From behind the scenes, Walt DeVries did all in his power to make North Carolina a model of ethical, non-partisan politics
By Michael M. Barrick
WRIGHTSVILLE BEACH, N.C. — Last month, North Carolina’s greatest political leader passed away. Walt DeVries died at his home on Nov. 27. He was 90.
Walt was my political hero. The loss and pain is intense, and if you knew Walt DeVries you understand why. If you didn’t, I’m going to try and help you understand.
Walt, you see, founded the North Carolina Institute of Political Leadership (IOPL). I am a Fellow of it, graduating from the Spring 1999 class. I was one of the fortunate many to drink a beer from the Crow’s Nest atop Walt’s roof, listening to the surf into the wee hours of the morning as we debated policy and philosophy. Then a Republican, I found that my drinking buddies where almost always Democrats. That’s just one reason — and a trivial one at that — that I’m now a Democrat.
Indeed, the indecision I displayed 21 years ago as I was quizzed in Charlotte by Walt and a team vetting applicants nearly cost me my fellowship. Always to the point, Walt said I’d need to choose a party if accepted; it was an instant reality check about ballot access in North Carolina. I must also have come across as a bit too sure of myself, as I was running then for the School Board in Caldwell County, a race I won. But the election had not yet been held. Walt challenged my attitude, saying that he sensed that I felt I had nothing to learn from the IOPL.
I assured him that wasn’t the case. In a few days, I learned I had been one of 20 candidates selected. I was thrilled, of course, but as with many experiences, ignorance is bliss as you enter the IOPL.
It was intense! And, it was among the most enjoyable and memorable five months of my life.
Walt was fun. Walt was no-nonsense. Walt was demanding. Walt was fair. Walt was critical. Walt was affirming. And Walt was damn smart.
As a result, his legacy is felt from the high ridges of the Blue Ridge in the west to the beaches of the rugged Atlantic coastline in the east — and every village and city in between.
According to his obituary on Legacy.com,, “He was born in Holland, Michigan on November 13, 1929 and was the oldest son (of seven) of the late Martin and Catherine (VanderLeek) de Vries, immigrants from The Netherlands.
“Walt received a B.A. degree from Hope College, Holland, Michigan, and an M.A. and PhD in Political Science and Social Psychology from Michigan State University.”
Walt also “ … served for five years as the Executive Assistant to Governor George Romney of Michigan and guided Romney through multiple campaigns. He concluded this period with an appointment as a Fellow of the Institute of Politics in the Kennedy School of Government at Harvard.” In 1998, he was awarded The Order of the Long Leaf Pine, one of North Carolina’s highest honors, by Governor Jim Hunt.
So, by 1999, Walt had clearly distinguished himself. This is the man that taught me how politics should be practiced. Having cut my teeth on campaigns in West Virginia, Walt had much he had to help me “un-learn.” And that he did.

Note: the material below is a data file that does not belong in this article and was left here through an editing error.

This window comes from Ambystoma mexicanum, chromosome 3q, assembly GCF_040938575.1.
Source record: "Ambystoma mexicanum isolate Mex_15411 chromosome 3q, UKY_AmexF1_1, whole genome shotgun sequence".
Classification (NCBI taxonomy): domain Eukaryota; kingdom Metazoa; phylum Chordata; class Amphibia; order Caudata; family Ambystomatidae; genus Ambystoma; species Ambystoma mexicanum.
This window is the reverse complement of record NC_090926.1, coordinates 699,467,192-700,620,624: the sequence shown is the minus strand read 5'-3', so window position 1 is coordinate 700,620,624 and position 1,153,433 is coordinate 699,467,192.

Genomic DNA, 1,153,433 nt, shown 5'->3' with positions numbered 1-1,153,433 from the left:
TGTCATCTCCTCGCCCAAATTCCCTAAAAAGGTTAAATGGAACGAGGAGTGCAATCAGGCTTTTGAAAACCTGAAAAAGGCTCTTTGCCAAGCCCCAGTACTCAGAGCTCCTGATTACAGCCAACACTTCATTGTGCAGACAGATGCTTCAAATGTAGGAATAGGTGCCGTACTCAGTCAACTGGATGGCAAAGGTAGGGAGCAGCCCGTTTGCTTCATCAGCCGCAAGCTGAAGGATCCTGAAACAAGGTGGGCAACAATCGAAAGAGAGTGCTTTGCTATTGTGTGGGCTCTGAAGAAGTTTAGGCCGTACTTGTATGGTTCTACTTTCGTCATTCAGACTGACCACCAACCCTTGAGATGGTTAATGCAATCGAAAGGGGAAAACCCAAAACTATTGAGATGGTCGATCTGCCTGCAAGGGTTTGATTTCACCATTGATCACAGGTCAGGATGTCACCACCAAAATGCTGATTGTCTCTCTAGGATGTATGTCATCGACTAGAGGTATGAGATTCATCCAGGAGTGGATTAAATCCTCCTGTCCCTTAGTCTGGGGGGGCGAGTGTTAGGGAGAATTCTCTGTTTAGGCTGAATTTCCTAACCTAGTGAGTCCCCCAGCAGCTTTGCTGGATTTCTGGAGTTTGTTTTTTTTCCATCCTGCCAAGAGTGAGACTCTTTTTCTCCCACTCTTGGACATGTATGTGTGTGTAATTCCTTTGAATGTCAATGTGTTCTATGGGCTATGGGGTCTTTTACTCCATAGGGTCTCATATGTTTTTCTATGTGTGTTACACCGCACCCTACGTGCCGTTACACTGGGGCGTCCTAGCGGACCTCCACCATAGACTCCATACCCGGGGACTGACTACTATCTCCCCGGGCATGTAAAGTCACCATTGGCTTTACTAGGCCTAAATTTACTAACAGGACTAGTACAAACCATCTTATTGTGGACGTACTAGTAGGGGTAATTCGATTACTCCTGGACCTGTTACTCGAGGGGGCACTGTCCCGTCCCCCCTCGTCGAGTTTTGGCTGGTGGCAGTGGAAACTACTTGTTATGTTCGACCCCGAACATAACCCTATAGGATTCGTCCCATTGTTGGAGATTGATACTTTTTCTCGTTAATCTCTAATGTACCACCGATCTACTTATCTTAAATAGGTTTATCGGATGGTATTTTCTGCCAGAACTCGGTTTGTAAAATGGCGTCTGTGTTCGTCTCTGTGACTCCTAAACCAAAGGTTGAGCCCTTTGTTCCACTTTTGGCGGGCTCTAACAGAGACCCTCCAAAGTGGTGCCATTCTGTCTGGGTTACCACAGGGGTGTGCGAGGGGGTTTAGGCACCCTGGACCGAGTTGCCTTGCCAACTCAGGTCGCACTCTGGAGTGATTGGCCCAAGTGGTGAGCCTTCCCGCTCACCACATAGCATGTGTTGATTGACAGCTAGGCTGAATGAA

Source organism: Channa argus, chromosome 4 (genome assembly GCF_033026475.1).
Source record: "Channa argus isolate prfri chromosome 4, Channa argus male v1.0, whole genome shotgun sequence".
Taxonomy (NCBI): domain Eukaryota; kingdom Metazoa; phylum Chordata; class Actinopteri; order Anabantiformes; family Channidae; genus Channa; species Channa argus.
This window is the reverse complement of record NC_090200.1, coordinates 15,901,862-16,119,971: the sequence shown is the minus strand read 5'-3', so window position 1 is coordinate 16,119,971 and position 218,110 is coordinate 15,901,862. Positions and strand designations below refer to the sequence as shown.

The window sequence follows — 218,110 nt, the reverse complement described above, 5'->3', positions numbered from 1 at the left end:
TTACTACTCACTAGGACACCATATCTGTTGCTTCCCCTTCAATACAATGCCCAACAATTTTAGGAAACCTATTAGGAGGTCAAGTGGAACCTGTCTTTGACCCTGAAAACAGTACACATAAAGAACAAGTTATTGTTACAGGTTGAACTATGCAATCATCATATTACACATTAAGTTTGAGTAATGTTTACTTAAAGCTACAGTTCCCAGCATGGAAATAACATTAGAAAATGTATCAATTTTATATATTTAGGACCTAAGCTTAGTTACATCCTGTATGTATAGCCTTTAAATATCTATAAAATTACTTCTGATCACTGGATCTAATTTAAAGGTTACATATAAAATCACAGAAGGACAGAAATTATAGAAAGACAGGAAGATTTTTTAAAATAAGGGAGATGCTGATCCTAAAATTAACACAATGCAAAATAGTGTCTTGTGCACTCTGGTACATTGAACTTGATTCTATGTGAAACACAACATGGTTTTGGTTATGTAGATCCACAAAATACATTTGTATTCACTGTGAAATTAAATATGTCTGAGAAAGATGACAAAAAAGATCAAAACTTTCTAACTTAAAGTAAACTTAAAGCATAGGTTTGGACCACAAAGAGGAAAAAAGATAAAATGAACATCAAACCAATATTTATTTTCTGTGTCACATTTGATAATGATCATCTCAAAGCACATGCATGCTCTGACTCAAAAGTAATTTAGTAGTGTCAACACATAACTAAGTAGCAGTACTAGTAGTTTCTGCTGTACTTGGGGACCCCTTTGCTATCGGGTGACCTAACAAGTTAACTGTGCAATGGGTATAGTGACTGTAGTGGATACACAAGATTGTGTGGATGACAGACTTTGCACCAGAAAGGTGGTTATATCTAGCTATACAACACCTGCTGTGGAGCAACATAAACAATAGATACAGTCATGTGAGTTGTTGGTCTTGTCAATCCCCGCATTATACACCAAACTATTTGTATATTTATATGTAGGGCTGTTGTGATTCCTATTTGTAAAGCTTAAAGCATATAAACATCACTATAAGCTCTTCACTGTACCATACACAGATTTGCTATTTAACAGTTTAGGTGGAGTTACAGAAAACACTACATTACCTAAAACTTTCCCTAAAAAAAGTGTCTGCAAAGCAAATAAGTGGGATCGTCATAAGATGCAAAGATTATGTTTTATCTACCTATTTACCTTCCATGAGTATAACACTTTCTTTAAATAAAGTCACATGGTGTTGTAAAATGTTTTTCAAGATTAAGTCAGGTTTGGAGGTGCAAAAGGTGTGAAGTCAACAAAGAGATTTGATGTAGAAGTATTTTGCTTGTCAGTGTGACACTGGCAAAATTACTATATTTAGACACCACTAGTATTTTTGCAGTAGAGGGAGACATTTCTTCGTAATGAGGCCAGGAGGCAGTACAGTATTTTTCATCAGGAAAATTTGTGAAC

But, he never talked about his pedigree. He often brought in others to teach. He forced us to “take the stage” on numerous weekends. I could list everything I learned, but suffice to say it is everything you need to know.
And then some. A stolen conversation with him in the corner of a hotel room on Saturday night during our social hour could challenge your core beliefs. He could goad me like no other. Which was his job.
Breakfast on Sunday morning. We were both early risers, so I’d sometimes get a chance to have breakfast with Walt. Others would join us. Party affiliation, by the end of the five months, was irrelevant. We were all friends. Oh, how North Carolina could use that today!
I’d like to say that because of Walt I have won numerous campaigns. I have not. In fact, most of my “campaigns” — whether for politicians or causes — are often efforts for the underdog. That is a vital lesson I learned from Walt. If you believe in something, fight for it, fight for it hard, and fight for it with integrity. The results will take care of themselves.
A year later, when I ran for North Carolina Superintendent of Public Instruction against a very competent incumbent, Mike Ward, I lost. However, one very unlikely thing happened. I solidified my relationship with Mike; that is because Walt insisted on civility and made it clear he’d be watching my campaign. I was fortunate to influence the debate about our excessive and irrelevant standardized testing. I made a big enough stink about how the state counted students dropping out that it changed its formula to more accurately reflect the truth. But more importantly, afterwards, Walt told me he was proud of me. That was a win for me.
Yes, I have policy positions, but those are not nearly as important to me as the philosophy that undergirds campaigning and governing. Be honest. Be thrifty. Be passionate. Be exceptional. Be courageous. Most of all, be yourself.
That is what Walt DeVries taught. I thank God for the privilege of having learned from and become friends with him. North Carolina is a better state because of him. He wasn’t famous. He didn’t want to be. But I’ve met dozens of this state’s political leaders. None were better than Walt DeVries. From behind the scenes, he did all in his power to make North Carolina a model of ethical, non-partisan politics.
In his obituary, his family asks that to honor Walt, you support the IOPL. “Walt’s legacy of improving the non-partisan political landscape lives on at the NC Institute of Political Leadership. In lieu of flowers the family asks that you please consider a donation to them. Online at: https://iopl.org/donate/ or through the mail at NC IOPL 4722 Oak Park Road, Raleigh, NC 27612.”
© Michael M. Barrick, 2019. Courtesy photo of Dr. DeVries; image from public domain.